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Hundreds of Shipwrecks Revealed in Lake Michigan as Water Clears

The crystal clear waters of Lake Michigan have recently revealed hundreds of shipwrecks lying on the sandy bottom. Unfortunately, a great amount of them still remain unidentified.

This series of spectacular photographs provided to us by the U.S. Coast Guard Air Station in Traverse City Facebook page are  absolutely breathtaking.

Left: The 121-foot brig James McBride, which sunk in 1848. Right: Two sunken ships – one just visible in the lower right, the other clear in the upper left. (U.S. Coast Guard Air Station Traverse City )

These photos taken near Sleeping Bear Point, known differently as the Manitou Passage Underwater Preserve, show a shipping area where ships sought safety from storms. Now, this Manitou Passage is considered to be one of the richest ones for shipwreck diving.

Left: A wreck in shallow water below cliffs. Right: Another unidentified wreck spotted in Lake Michigan (U.S. Coast Guard Air Station Traverse City )

“Not much is known about most of the wrecks,” reports Susan Cosier, writing for  On Earth “but they do include one doomed vessel, the James McBride, which was thought to be the first to carry cargo from the Atlantic Ocean to Lake Michigan in 1848.”

When European explorations began in the late 17th century, Lake Michigan was a place where thousands of ships sank while traversing the Great Lakes. Now, the Great Lakes Shipwreck Museum has around 6,000 lost ships in its collection.

Map of the shipwrecks in the Great Storm of 1913 ( Wikimedia Commons )

“Littered on the bottom of the Great Lakes are the remains of more than 6,000 shipwrecks gone missing on the Great Lakes since the late 1600s when the first commercial sailing ships began plying the region, most during the heyday of commercial shipping in the nineteenth century,” reports Michigan Shipwreck Research Association . “The vast expanse of these inland waterways provided a natural transportation system linking the Midwestern states and portions of Canada to the rest of the world.”

“The Griffin sailed for the Niagara September 18,”  History of the Great Lakes  says. “A favorable wind bore her from the harbor, and with a single gun she bade adieu to her enterprising builder, who never saw her again. She bore a cargo, valued with the vessel at fifty or sixty thousand francs [in furs], obtained at great sacrifice of time and treasure. She was placed under the command of the pilot, Luc, assisted by a supercargo and five good sailors, with directions to call at Mickili-mackinac, and from thence proceed to the Niagara. Nothing more was heard of her.”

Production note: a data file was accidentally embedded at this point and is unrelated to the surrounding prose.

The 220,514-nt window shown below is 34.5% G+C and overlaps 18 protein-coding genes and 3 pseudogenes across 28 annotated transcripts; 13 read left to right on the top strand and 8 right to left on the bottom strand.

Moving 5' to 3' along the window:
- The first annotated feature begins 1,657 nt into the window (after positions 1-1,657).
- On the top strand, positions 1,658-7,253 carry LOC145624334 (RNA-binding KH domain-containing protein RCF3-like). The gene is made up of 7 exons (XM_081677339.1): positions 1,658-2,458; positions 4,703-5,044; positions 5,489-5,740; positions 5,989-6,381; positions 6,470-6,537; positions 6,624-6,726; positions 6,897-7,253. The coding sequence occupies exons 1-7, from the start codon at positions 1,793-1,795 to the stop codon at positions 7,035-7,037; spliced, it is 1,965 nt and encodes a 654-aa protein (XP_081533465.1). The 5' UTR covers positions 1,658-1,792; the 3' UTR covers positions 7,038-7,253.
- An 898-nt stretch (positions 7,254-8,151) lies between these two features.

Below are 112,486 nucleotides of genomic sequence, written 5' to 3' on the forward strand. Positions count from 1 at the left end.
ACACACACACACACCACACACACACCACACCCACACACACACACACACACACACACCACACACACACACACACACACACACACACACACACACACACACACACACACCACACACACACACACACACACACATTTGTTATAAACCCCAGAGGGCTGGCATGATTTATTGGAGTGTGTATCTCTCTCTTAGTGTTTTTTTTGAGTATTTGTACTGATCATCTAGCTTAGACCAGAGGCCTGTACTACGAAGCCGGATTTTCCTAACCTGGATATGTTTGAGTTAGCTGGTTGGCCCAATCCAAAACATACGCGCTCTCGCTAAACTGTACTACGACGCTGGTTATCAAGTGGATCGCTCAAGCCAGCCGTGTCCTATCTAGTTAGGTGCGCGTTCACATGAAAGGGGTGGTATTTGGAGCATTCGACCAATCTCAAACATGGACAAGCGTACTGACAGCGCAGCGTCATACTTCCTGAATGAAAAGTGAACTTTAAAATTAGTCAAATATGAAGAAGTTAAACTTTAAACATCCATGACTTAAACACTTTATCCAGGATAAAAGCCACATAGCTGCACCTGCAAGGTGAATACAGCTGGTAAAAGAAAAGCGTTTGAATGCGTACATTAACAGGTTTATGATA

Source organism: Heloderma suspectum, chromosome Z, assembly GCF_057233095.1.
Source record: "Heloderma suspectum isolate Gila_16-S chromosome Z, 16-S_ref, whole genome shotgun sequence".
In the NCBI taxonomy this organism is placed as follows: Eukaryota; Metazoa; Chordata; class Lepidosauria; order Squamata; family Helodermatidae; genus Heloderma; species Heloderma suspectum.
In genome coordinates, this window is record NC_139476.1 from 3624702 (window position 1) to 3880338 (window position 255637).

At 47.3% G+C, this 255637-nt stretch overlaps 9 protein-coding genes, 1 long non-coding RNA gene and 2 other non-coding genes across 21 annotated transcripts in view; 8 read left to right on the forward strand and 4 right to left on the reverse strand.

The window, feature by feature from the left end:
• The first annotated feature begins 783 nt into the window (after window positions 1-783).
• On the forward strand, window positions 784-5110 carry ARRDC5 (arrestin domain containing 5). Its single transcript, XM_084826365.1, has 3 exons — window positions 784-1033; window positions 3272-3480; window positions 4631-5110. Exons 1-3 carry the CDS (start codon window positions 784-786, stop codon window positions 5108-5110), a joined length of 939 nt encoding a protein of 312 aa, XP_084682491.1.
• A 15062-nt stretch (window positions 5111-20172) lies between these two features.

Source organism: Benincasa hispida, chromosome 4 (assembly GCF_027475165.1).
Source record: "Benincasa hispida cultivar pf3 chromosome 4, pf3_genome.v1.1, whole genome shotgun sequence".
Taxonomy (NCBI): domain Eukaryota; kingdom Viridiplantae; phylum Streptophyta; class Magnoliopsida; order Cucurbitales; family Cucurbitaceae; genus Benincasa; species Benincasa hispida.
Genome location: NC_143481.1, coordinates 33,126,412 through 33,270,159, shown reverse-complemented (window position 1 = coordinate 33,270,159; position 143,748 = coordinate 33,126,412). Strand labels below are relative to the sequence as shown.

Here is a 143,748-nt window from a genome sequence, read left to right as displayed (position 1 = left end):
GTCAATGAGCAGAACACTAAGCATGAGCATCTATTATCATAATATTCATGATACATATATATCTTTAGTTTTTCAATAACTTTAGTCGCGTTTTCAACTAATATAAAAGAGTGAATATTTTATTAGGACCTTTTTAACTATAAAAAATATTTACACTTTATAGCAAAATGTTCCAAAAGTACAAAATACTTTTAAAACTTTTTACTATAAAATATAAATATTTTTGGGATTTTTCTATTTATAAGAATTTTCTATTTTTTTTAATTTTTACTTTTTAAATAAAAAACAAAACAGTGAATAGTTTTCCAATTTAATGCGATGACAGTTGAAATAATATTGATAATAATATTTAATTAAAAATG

Featured image: Father Louis Hennepin’s woodcut of the Griffin ( Wikimedia Commons image )

The Michigan Shipwreck Research Association has concluded that the Great Lakes are possibly some of the most dangerous waters in the world.

“Sudden storms, fire, and fog have resulted in the destruction of these many thousands of vessels… Several hundred of these vessels—mostly hard-to-maneuver sailing crafts—have been the victims of the raging winds and currents that pounded them into kindling along shore. However, many hundreds more were lost in deep water far offshore. To date, only some 300 shipwrecks have been found beyond the surf line in Lake Michigan within the state waters of Wisconsin, Illinois, Indiana, and Michigan. Many more await discovery.”

One of the shipwrecks in Lake Michigan visited by divers, the F. T. Barney, 1856 ( Wikimedia Commons )

HT: Ancient Origins

Written by Catherine

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